The Trump administration has employed “America First” as its defining electoral and governing slogan, viewing economic openness and globalization as harmful to US jobs and industrial competitiveness. It regards trade surpluses as evidence of winning and deficits as evidence of losing; the stated goal is consequently bilateral trade deals as the optimal approach to reduce America’s trade deficit with its key trading partners. The result has been a turn towards economic protectionism, including American withdrawal from the Trans-Pacific Partnership (TPP). It is not clear that such a pursuit of bilateral trading arrangements is even economically feasible, but this policy stance displays a broader lack of confidence in multilateral institutions and contributes to the growing doubts about America’s leadership credibility in the Asia-Pacific.
While the United States under Trump has been biased toward bilateral trade deals, the so-called TPP-11 has progressed. On the margins of the APEC meetings in Da Nang, Vietnam in November 2017, the remaining 11 members officially agreed on the core elements of the renamed Comprehensive and Progressive Agreement for Trans-Pacific Partnership (CPTPP). Despite the absence of the United States and the suspension of 22 provisions from the original TPP agreement, the TPP-11 managed to succeed in maintaining the high-standard trade rules and over 95 percent of the tariffs elimination. Nevertheless, while the trade agreement was originally hailed for accounting for approximately 40 percent of the world GDP and one-third of world trade, these figures decreased to 12.9 percent and 14.9 percent, respectively, due to the US withdrawal. Consequently, the trade pact lost its significant influence as the primary trade integration framework in the Asia-Pacific region. The signing of the document is planned in March 2018, and the agreement is to take effect 60 days after the ratifications in at least six countries that clear the necessary domestic process.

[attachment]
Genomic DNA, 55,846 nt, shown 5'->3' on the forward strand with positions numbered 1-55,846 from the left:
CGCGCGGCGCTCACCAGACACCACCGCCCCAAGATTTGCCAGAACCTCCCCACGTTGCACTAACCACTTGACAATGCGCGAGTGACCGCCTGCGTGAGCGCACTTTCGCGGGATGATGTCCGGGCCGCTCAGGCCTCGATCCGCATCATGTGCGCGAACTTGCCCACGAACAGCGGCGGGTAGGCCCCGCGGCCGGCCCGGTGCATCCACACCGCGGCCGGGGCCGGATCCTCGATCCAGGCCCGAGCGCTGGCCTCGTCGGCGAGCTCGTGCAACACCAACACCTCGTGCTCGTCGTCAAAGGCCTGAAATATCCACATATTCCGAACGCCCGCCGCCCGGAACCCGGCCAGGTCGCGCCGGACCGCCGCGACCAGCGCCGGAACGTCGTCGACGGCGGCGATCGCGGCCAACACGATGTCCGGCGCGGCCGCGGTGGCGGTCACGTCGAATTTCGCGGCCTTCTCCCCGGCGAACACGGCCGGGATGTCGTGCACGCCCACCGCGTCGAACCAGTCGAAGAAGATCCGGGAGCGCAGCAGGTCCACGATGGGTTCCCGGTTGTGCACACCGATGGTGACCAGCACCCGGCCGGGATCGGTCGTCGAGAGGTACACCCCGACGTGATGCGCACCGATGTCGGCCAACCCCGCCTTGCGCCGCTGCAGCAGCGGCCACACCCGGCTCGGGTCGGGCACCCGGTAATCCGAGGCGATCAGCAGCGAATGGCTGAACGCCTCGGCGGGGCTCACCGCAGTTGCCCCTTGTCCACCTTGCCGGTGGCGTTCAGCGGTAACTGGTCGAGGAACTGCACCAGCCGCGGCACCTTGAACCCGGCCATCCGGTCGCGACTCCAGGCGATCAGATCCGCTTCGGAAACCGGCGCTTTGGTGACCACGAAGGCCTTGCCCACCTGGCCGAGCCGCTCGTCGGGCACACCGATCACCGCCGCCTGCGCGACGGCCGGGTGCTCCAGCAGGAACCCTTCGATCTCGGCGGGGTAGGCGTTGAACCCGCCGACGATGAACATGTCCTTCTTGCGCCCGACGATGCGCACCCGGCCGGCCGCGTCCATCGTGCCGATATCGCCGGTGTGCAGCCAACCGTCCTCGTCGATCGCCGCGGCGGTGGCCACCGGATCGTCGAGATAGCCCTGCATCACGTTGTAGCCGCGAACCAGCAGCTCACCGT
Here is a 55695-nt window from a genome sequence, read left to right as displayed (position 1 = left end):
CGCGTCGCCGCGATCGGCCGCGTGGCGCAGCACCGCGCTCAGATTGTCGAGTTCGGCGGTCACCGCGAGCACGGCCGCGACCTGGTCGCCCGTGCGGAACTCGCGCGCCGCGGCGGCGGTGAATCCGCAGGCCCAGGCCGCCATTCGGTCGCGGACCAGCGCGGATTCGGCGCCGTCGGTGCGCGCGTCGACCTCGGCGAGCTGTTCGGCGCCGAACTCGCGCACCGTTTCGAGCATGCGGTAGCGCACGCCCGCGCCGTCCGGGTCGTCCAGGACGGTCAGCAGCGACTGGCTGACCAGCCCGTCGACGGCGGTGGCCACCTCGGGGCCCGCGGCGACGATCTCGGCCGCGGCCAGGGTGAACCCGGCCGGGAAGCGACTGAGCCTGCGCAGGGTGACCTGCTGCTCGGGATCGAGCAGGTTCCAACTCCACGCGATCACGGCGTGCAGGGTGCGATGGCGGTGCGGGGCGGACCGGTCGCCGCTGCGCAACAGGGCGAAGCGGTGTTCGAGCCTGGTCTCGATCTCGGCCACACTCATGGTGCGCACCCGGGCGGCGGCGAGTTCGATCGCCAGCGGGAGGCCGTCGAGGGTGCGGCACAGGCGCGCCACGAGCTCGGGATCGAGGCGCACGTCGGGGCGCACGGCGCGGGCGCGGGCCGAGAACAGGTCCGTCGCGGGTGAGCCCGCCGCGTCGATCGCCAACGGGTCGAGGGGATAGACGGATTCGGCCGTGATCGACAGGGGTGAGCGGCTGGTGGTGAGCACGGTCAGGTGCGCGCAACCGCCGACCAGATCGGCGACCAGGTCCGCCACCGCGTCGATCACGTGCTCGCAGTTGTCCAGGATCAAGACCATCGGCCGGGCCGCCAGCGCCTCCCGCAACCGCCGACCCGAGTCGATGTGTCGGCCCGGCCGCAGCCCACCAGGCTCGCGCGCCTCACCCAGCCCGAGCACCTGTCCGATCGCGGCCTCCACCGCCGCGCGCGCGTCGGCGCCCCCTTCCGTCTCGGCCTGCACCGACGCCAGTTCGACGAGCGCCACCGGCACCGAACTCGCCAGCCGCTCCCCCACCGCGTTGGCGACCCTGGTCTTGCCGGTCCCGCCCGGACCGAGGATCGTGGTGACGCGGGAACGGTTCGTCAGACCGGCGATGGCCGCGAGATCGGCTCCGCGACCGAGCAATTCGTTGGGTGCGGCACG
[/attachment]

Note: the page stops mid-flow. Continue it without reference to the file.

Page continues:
During the process of reaching the TPP-11 agreement, Japan was instrumental in leading the way. At the outset, Japan seemed less motivated in promoting the TPP without the United States, believing that it would come back at some point. However, in a reversal of its earlier reticence about the TPP-11, Japan noticed that it would be difficult to realize the US return to the trade pact and changed its approach, extending maximum diplomatic effort for the early realization of the TPP-11 in the belief that this would pressure the United States to repent its withdrawal. In fact, former US trade official Wendy Cutler was particularly complimentary about the role that Japan played in filling the vacuum in Asia created by Trump’s withdrawal from the TPP, which China was expected to strive to fill.1
This essay aims to elucidate the process leading to the realization of the TPP-11 through an examination of Japan’s intentions and efforts. America’s return to the TPP was considered as serving Japan’s interests, indicating that Abe’s commitment to realizing the TPP-11 was based on “Japan First” as well as “America First.” Accordingly, Trump’s statement in Davos in January 2018 about possible reconsideration of the US withdrawal was exactly what Japan wanted and expected.
Japan’s TPP pivot from 12 to 11
Trump’s decision to formally withdraw from the TPP on January 23, 2017 shocked Japan, which had ratified the agreement on January 20, as he compelled Japan to make a drastic shift in its foreign and trade policy. The TPP was critical for Abe, who returned to power in December 2012, since it was part of economic policies dubbed “Abenomics” to combat deflation and revitalize the Japanese economy. Trade policies such as the TPP were incorporated into structural reforms or the third arrow of Abenomics, aiming to revitalize private investment.2
The US withdrawal from the TPP was thus a serious blow to Abe’s trade policy and his broader strategy for economic growth, but his robust loyalty to the United States and the significance of the US–Japan alliance system continued to impel him to pursue all possibilities to achieve a TPP that included the United States. Abe decided to make an unusual trip to New York to meet unofficially with president-elect Trump at Trump Tower in November 2016, becoming the first foreign leader to meet with Trump after his election victory. Although their conversation was never disclosed, Abe later recounted that he attempted to persuade Trump to keep the United States in the TPP.3